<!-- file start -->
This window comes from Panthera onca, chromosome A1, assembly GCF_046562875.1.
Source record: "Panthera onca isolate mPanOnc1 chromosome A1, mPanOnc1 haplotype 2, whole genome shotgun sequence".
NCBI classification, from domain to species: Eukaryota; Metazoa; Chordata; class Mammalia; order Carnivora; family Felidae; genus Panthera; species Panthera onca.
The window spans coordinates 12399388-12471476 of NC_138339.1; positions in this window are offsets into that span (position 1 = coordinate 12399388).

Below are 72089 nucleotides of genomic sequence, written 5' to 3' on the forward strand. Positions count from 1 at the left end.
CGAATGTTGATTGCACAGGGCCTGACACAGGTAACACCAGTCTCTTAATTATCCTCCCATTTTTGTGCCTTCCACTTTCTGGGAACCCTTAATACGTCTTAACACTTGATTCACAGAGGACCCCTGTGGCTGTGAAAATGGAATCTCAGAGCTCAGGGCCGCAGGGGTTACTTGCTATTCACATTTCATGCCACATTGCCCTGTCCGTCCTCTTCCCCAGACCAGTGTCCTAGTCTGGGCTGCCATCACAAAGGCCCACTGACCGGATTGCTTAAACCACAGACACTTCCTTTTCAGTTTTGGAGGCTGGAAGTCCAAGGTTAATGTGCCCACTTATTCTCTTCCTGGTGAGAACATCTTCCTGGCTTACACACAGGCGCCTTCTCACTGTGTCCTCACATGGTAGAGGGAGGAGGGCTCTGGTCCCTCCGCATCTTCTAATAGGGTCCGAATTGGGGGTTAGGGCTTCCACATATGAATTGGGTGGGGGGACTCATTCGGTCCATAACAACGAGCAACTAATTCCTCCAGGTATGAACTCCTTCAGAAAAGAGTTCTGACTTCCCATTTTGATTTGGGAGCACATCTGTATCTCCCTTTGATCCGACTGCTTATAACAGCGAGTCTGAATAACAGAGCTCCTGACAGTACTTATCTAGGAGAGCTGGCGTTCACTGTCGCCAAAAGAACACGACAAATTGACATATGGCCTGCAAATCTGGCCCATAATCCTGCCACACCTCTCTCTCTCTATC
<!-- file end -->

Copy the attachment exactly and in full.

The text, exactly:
This window comes from Panthera onca, chromosome A1, assembly GCF_046562875.1.
Source record: "Panthera onca isolate mPanOnc1 chromosome A1, mPanOnc1 haplotype 2, whole genome shotgun sequence".
NCBI classification, from domain to species: Eukaryota; Metazoa; Chordata; class Mammalia; order Carnivora; family Felidae; genus Panthera; species Panthera onca.
The window spans coordinates 12399388-12471476 of NC_138339.1; positions in this window are offsets into that span (position 1 = coordinate 12399388).

Below are 72089 nucleotides of genomic sequence, written 5' to 3' on the forward strand. Positions count from 1 at the left end.
CGAATGTTGATTGCACAGGGCCTGACACAGGTAACACCAGTCTCTTAATTATCCTCCCATTTTTGTGCCTTCCACTTTCTGGGAACCCTTAATACGTCTTAACACTTGATTCACAGAGGACCCCTGTGGCTGTGAAAATGGAATCTCAGAGCTCAGGGCCGCAGGGGTTACTTGCTATTCACATTTCATGCCACATTGCCCTGTCCGTCCTCTTCCCCAGACCAGTGTCCTAGTCTGGGCTGCCATCACAAAGGCCCACTGACCGGATTGCTTAAACCACAGACACTTCCTTTTCAGTTTTGGAGGCTGGAAGTCCAAGGTTAATGTGCCCACTTATTCTCTTCCTGGTGAGAACATCTTCCTGGCTTACACACAGGCGCCTTCTCACTGTGTCCTCACATGGTAGAGGGAGGAGGGCTCTGGTCCCTCCGCATCTTCTAATAGGGTCCGAATTGGGGGTTAGGGCTTCCACATATGAATTGGGTGGGGGGACTCATTCGGTCCATAACAACGAGCAACTAATTCCTCCAGGTATGAACTCCTTCAGAAAAGAGTTCTGACTTCCCATTTTGATTTGGGAGCACATCTGTATCTCCCTTTGATCCGACTGCTTATAACAGCGAGTCTGAATAACAGAGCTCCTGACAGTACTTATCTAGGAGAGCTGGCGTTCACTGTCGCCAAAAGAACACGACAAATTGACATATGGCCTGCAAATCTGGCCCATAATCCTGCCACACCTCTCTCTCTCTATC